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Coverage Insights: Understanding Common CGL Policy Exclusions

Understanding Common CGL Policy Exclusion

Commercial general liability (CGL) insurance is an essential form of coverage for any organization. Such a policy can provide much-needed financial protection if an organization is held liable for injuring third parties or damaging their property amid nonprofessional negligent acts or in the course of its usual business operations. This type of insurance may also cover instances in which an organization is held responsible for causing personal and advertising injuries. When these incidents occur, CGL coverage can help reimburse various expenses incurred by the impacted organization, including legal defense costs and compensatory and punitive damages.

Although CGL insurance applies to a broad range of events, it still comes with certain limitations. Specific coverage offerings vary between insurers, but certain portions of a typical CGL policy—known as coverage A and B—include some common exclusions. These exclusions generally arise from an incident or form of damage either being uninsurable or covered by a different commercial insurance policy. With this in mind, it's imperative for organizations to be aware of these exclusions and gain a better understanding of their overall coverage capabilities. In doing so, organizations can identify potential coverage gaps and consult trusted insurance professionals to help remedy these concerns, thus minimizing the risk of costly out-of-pocket losses. This article provides an overview of the most common CGL policy exclusions under coverage A and B.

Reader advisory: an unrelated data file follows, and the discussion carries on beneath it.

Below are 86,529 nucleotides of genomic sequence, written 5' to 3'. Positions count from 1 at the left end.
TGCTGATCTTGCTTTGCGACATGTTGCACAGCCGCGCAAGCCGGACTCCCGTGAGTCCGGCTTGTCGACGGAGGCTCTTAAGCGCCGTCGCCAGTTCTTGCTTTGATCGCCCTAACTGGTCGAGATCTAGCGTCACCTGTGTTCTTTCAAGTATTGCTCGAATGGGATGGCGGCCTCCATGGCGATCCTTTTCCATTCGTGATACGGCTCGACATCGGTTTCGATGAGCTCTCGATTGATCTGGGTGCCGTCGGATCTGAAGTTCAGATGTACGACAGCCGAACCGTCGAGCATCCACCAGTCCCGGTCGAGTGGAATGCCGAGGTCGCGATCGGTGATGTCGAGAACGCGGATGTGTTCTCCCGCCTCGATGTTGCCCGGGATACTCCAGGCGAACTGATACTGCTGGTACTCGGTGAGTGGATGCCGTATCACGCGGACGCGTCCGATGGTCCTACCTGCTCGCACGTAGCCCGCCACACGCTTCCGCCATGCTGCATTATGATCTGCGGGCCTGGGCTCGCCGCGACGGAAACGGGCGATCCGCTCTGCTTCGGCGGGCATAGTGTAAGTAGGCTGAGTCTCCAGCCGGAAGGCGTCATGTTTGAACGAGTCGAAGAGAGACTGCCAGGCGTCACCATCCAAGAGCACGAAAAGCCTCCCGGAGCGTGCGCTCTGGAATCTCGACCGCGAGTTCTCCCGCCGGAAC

Exclusions Under Coverage A

Coverage A refers to the portion of a CGL policy that offers financial protection for expenses stemming from third-party bodily injuries and property damage. For instance, if a customer files a lawsuit against an organization after tripping on an uneven floorboard on-site and breaking their leg, CGL insurance may help cover the organization’s associated legal fees. 

Here are some common exclusions under coverage A:

  • Expected or intended injuries—If an organization intentionally engages in business activities that could reasonably be expected to cause third-party bodily injuries or property damage, CGL insurance will exclude coverage for any subsequent claims. Put another way, if an organization deliberately causes harm to others, its CGL policy won’t cover the related costs.
  • Contractual liability—When an organization takes on the liability of another party in a contractual agreement, it cannot utilize CGL coverage for lawsuits involving bodily injuries or property damage made against that party. For example, if a contractor assumes liability for a building during a construction project, the contractor still can’t be held responsible for incidents regarding the building owner’s liability to others. This restriction limits the use of CGL coverage in contractual situations.